When spring finally hits Berlin, what people here are most excited for isn’t lush grass tickling along the banks of the Canal or bright bouquets of flowers filling every market stall, but the piles of white asparagus cropping up on grocery store shelves around the country. Spargelzeit is here.
I must admit, I’m not immune to the fever. Unlike the brisk, verdant crunch of green asparagus, white asparagus is surprisingly sweet and just this side of mellow – a perfect template for its traditional accompaniments of hollandaise or browned butter, salty prosciutto and creamy boiled new potatoes with parsley.
Last weekend, I took a stroll through our neighborhood Spargel Festival. It wasn’t much – just a few small stands set up around the fountain in the Rathaus Park. There were a few odd participants – a political cluster with competing parties and pamphlets, the boy scouts with their tipi set up on the lawn – but for the most part, it was full of typical German street festival fare: Thüringer Bratwurst and Knackerwurst, Flammkuchen (wood-fired flatbreads typically topped with crème fraîche, onions, and lardons), grilled pork steaks stuffed inside crusty bread rolls… and at the asparagus festival, of course, asparagus.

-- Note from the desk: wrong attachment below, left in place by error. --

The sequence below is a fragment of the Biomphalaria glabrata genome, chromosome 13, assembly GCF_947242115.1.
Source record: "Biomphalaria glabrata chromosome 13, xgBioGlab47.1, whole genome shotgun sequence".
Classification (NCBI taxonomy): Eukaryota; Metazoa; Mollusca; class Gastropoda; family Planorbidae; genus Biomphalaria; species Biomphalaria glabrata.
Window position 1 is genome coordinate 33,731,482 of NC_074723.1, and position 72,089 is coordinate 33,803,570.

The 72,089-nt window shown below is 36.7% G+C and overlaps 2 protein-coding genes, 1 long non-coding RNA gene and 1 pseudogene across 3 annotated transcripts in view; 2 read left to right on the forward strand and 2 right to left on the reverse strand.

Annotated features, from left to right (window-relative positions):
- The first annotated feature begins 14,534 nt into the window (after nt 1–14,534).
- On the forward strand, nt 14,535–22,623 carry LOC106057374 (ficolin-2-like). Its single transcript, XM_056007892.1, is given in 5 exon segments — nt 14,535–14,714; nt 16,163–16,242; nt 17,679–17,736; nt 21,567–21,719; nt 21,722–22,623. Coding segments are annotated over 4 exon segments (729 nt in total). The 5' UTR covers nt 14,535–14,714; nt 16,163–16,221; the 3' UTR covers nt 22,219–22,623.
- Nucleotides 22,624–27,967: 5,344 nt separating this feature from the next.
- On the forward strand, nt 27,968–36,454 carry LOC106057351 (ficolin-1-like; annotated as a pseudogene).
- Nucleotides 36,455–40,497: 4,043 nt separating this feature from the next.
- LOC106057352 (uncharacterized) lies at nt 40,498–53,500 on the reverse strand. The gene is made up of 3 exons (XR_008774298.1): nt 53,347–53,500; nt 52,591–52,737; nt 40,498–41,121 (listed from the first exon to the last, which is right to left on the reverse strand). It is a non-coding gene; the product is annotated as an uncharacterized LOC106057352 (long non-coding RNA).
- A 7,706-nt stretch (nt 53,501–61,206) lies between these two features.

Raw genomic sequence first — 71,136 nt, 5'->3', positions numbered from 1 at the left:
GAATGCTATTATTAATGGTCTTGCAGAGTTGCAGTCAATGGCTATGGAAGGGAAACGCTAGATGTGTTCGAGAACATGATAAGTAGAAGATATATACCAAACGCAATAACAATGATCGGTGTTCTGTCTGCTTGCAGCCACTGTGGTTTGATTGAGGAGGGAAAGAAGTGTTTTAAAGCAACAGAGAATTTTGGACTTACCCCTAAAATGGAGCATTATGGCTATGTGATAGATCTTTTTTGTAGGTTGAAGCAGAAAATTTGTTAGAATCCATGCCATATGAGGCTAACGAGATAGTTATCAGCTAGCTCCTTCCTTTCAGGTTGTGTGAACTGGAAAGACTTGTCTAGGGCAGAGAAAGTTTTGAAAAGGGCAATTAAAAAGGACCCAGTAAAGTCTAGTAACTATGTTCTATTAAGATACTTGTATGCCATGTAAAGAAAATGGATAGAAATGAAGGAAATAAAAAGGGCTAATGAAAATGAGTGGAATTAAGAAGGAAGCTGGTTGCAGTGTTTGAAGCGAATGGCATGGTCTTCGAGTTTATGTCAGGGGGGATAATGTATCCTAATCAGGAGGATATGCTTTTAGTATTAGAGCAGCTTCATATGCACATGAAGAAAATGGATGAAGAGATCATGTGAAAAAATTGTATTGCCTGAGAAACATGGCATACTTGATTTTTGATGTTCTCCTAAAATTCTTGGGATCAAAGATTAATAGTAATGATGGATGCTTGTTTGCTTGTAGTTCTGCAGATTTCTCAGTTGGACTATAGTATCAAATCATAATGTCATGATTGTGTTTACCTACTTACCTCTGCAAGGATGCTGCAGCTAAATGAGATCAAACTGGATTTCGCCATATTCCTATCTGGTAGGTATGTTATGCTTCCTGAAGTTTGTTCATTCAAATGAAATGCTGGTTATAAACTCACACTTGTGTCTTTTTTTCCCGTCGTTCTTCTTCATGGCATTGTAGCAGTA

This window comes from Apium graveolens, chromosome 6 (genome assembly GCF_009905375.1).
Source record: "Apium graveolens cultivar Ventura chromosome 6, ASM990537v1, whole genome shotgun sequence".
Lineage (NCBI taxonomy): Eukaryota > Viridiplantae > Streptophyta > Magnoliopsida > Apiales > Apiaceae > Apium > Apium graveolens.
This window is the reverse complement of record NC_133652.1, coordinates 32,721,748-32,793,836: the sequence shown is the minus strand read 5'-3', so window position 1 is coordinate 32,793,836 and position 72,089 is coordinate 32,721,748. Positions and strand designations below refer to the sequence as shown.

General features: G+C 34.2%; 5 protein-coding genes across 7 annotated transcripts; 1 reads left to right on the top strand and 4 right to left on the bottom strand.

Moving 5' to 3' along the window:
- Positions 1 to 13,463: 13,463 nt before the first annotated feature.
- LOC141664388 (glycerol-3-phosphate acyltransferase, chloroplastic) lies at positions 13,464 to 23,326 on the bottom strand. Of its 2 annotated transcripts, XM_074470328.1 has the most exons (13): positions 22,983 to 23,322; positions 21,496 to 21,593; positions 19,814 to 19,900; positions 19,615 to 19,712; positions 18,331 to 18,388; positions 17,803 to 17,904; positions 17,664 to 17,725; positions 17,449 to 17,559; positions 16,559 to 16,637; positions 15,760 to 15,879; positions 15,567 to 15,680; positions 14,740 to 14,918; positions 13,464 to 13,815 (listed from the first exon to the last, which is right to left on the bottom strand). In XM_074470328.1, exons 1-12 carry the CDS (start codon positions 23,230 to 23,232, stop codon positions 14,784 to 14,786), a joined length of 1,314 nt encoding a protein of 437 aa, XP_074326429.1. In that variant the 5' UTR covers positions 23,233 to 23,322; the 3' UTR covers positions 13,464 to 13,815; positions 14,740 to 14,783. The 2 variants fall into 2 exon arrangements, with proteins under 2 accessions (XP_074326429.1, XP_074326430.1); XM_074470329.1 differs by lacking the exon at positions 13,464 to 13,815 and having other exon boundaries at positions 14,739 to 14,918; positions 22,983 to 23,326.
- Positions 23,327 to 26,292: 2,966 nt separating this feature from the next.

There’s something provincial about these neighborhood street fairs, even in a big city like Berlin. They’re different from the citywide festivals, like May 1st or the upcoming Carnival of Cultures, where there are rows upon rows of carts, stands, and foldable tables set up selling edibles of every kind on disposable plates. There might be a euro deposit on that caipirinha everyone seems to be carting around, but what’s one euro lost on a plastic cup when the crowd has carried you down the long, muggy line of revelry from one end to the other?
At the Asparagus Festival, the asparagus tent served classically-prepared asparagus with accoutrements on real plates with real silverware. » Continue reading this post…